August 6, 2006 5:02 PM |
['@ Play' is a bi-weekly column by John Harris which discusses the history, present and future of the Roguelike dungeon exploring genre..]
Before we kick off this column on the niche-but-awesome genre of roguelike games, it should help to define what is meant by that term.
Roguelikes are dungeon-exploration computer games, patterned after their classic namesake Rogue, and set in a randomly-generated world. They are known for their tremendous difficulty, unpredictability, permanent character death, and the large number of methods they use to inflict that death. They were most popular in college computer labs in the 80s, and while they never achieved widespread success, the genre nevertheless persists to this day, and its dedicated cadre of devotees will argue night and day that these are the greatest computer games ever made.
(Click through to read the full, inaugural column from Mr. Harris!)
Just in case it isn't obvious by now: I am one of those devotees.
"Is that a computer game or bad ASCII art?"
From one perspective, the roguelikes are throwbacks. Here is a class of games, not really mainstream but not obscure either, that have largely resisted modernization. While it might be difficult for someone looking at Colossal Cave to connect it with being of the same kind as, say, Telltale’s recent Bone games, roguelikes, by and large, look the same as they always have.
Although two of the three major roguelike games have color graphic modes, they also retain their classic ASCII mode, and practically all other computer roguelikes use an ordinary text console window as its sole display. Nethack has inspired a number of attempts to give it fairly modern graphics, yet possibly the most-played form of the game even now, twenty years after it came into being, is on public telnet servers with hundreds of players, not tremendously different in appearance from Rogue itself back upon its release in 1980.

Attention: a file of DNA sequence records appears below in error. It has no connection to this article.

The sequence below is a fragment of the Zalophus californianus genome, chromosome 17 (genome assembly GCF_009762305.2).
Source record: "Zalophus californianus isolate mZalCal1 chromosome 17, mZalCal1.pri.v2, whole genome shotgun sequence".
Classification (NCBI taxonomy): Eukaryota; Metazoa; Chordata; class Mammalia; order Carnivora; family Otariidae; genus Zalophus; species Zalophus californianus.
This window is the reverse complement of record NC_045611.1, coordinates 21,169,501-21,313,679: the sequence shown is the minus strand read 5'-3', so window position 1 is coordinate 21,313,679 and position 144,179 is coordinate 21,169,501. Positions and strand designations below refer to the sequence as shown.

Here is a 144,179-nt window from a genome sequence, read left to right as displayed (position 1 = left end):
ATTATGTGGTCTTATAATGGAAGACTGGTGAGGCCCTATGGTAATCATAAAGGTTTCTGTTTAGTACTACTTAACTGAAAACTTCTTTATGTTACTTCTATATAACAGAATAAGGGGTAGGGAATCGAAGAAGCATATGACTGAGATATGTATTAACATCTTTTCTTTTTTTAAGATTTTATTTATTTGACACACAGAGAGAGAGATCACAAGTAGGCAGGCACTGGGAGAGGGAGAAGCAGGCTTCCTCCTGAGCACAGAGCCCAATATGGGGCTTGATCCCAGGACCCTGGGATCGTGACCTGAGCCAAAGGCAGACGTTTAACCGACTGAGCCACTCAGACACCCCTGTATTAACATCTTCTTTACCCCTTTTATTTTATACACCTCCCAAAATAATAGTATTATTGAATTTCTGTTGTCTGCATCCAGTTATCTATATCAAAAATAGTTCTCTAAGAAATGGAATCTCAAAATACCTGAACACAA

But while there is an air of the Neanderthal surrounding these games, they've survived for so long because, even after all that time, they're still so startlingly modern. Since Rogue was created, the grand parade of computer games is supposed to have advanced in every respect. Their graphics now approach the point where they are indistinguishable from reality. So it is damning indeed that most of them are not more interesting to play than an old terminal game that has barely changed in 26 years.
"But it helped me last time!"
Perhaps the best explanation for roguelike longevity arises from the fact that they are randomly created each game. Every play, the dungeon levels are generated anew, so the player must again explore the mazes in order to make progress. But these days this isn’t as innovative as it once was, as a good number of other games have featured random dungeons since then. Many of them were directly inspired by Rogue or one of its descendents. Diablo, one of the biggest software success stories on the past ten years, remains quite popular. And yet in almost all cases, those games reveal only a glimmer of understanding of what makes Rogue so interesting.
Instead of random dungeons, the defining feature of the roguelikes is likely that the items generated during the game are also randomly selected, and their appearance is scrambled each game. That is to say, when you find an unknown potion lying on the floor of the dungeon, you don’t know at first what it will do when you drink it. One game it might heal you, the next it may rob your character of sight making you easy prey for wandering monsters.